As often happens in the tourist industry a stop on the bus might be paid for by the owner(s) of the small overlook with the shops. Usually there are also bathrooms (banos), in this case the bathrooms were the plastic ones used on construction sites, two of them for five or six buses full of tourists.
I asked the guide who Mr. Piria was. We communicated by way of Google Translate. There was a Mr. Piria and he owned all the land on which the city was built. It was his city. This was early 20th century. Where is he now? Dead. Does his family own it now? He had no family so the government owns it now. Really!
It is the middle class Punta Del Este. Lots of apartments in rows facing the Rio de la Plata – here so wide that it is a sea. Much less expensive than Punta del Este, the owners of the apartments tend to be Argentinian, Brazilian, European and American. The season is at the most 4 months long, after that the buildings are closed.
Miniature Pune del este seems not to have enough demand, but a lot of hope.
Once we get to Punte del Este we tour the estates large houses with fine gardens. Houses are not identified by numbers, but by names – La Paloma, Ramona, Sans Souci, etc.
As we approach the main part of coastal Punta del Este, we stop at the highest point in the city where a lighthouse was built in 1817, and quite a handsome lighthouse it is. Other folks behind me took lots of photos of the “grand” houses, this was the first time I asked if we could stop for a photo. The street on a line which is the demarcation of the Atlantic Ocean and the Rio de la Plata is called “four waters”, both and south of the ocean and the east and west of the river.
These buildings are on the part of the Punta that faces the river. Two miles further the waters of the river join the Atlantic and there are times that the colors of the waters are clearly visible, not this day.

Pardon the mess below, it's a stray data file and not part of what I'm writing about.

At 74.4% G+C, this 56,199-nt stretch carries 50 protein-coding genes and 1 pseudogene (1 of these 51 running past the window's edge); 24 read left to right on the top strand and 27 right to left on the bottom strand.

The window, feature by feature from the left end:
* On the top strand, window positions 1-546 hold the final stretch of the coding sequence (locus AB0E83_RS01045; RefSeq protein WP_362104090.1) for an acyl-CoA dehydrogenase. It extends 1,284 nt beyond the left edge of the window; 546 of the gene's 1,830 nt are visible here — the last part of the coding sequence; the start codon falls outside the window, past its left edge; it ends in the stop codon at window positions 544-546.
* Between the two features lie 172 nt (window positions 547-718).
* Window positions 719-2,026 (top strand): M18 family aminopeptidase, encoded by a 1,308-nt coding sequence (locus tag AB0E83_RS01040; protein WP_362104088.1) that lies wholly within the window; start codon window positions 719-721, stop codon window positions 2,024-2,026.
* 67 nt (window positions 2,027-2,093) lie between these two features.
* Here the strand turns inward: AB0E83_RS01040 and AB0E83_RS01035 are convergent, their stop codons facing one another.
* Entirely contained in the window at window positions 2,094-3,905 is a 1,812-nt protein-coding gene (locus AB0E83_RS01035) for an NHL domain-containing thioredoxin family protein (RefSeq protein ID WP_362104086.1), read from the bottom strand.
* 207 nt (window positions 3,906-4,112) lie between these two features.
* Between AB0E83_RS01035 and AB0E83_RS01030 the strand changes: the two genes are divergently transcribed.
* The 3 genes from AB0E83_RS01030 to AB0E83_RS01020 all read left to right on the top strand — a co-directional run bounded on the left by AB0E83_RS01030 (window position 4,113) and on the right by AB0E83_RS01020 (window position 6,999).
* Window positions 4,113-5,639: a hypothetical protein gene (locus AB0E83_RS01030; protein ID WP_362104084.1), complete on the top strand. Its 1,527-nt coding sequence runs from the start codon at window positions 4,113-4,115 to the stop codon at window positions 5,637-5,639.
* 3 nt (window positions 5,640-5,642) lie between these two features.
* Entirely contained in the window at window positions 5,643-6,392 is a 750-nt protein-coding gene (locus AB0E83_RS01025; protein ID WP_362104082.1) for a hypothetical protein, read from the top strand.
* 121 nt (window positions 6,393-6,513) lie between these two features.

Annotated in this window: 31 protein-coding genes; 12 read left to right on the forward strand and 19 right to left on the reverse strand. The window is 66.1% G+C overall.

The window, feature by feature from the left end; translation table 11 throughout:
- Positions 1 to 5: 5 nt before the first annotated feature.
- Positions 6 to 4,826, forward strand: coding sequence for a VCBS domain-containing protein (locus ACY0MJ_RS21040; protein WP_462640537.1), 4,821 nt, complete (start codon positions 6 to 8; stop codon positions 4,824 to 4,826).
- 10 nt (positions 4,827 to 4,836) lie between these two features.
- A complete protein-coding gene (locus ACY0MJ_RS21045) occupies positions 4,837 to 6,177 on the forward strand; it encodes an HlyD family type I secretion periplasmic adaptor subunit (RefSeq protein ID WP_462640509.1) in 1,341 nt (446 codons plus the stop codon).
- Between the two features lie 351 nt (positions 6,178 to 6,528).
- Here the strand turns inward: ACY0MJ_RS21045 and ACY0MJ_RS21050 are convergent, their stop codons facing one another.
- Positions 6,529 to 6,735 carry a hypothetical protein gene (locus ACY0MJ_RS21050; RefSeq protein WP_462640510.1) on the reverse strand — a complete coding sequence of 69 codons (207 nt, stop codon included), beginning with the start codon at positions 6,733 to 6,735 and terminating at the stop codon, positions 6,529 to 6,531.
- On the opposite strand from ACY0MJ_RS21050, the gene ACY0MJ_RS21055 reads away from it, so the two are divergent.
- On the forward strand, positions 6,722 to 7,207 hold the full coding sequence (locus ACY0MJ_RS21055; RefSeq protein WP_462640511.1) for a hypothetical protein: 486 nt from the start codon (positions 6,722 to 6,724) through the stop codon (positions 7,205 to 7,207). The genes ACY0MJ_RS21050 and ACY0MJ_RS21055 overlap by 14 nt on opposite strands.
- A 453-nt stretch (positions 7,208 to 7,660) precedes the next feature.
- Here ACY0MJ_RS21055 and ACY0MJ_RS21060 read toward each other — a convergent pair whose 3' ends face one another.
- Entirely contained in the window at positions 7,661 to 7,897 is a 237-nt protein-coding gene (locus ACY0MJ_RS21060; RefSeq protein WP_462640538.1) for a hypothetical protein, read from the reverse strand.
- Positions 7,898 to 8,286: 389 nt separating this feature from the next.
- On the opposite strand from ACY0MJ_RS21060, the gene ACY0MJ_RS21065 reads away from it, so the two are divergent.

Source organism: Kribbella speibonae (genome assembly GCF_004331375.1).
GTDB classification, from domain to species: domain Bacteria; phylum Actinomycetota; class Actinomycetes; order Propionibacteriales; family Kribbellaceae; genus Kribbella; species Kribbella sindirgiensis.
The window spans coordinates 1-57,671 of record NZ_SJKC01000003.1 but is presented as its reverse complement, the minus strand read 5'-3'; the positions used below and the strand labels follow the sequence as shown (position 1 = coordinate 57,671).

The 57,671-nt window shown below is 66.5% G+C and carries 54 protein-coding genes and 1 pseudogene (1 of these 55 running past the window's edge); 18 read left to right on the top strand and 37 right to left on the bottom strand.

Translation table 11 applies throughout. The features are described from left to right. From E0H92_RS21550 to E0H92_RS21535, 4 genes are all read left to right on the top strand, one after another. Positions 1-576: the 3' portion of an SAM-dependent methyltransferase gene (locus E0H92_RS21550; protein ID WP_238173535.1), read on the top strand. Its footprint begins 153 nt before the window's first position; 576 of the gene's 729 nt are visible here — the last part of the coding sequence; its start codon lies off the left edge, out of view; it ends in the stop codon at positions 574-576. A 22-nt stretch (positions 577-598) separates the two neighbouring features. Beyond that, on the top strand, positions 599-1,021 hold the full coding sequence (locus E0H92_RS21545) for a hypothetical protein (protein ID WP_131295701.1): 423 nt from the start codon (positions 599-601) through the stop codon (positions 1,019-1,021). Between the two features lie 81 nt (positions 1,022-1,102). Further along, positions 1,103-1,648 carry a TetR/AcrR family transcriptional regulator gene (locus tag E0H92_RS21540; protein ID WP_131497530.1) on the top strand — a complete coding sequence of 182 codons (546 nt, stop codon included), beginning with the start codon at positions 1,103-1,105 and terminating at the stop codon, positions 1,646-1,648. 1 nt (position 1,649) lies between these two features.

We spent 3 hours in Punta, in the – yes – Shopping district. After walking for about 30 minutes I stopped for lunch at a restaurant proclaiming fish. I did have some river fish. They were small, maybe little perch. Sweet and very white, they were accompanied by chimichanga and chopped parsley, vegetables including scalloped potatoes, and squash. One of the best meals in Uruguay.
On our way back we stoped at Museo Taller de Casapueblo, for the life of me I thought I was back at Paolo Soleri’s in Arizona. It also reminded me of Mykonos, except that in Mykonos the constructors were more careful. Unlike Paolo Soleri who was very well trained as an architect, Carlos Páez Vilaró was self-taught. He created sculptures, paintings, wrote music, and poetry, and made a few movies. He also traveled a lot and visited artists wherever he went. He claimed to have used the mud nests of the hornero as the inspiration for his buildings. The studio and house were the first of the development on the hill. The came the rest.
Everything is available for a look-see for only $10 American. My photos are part of what one can see without the entry fee, since I had the feeling I had seen this before.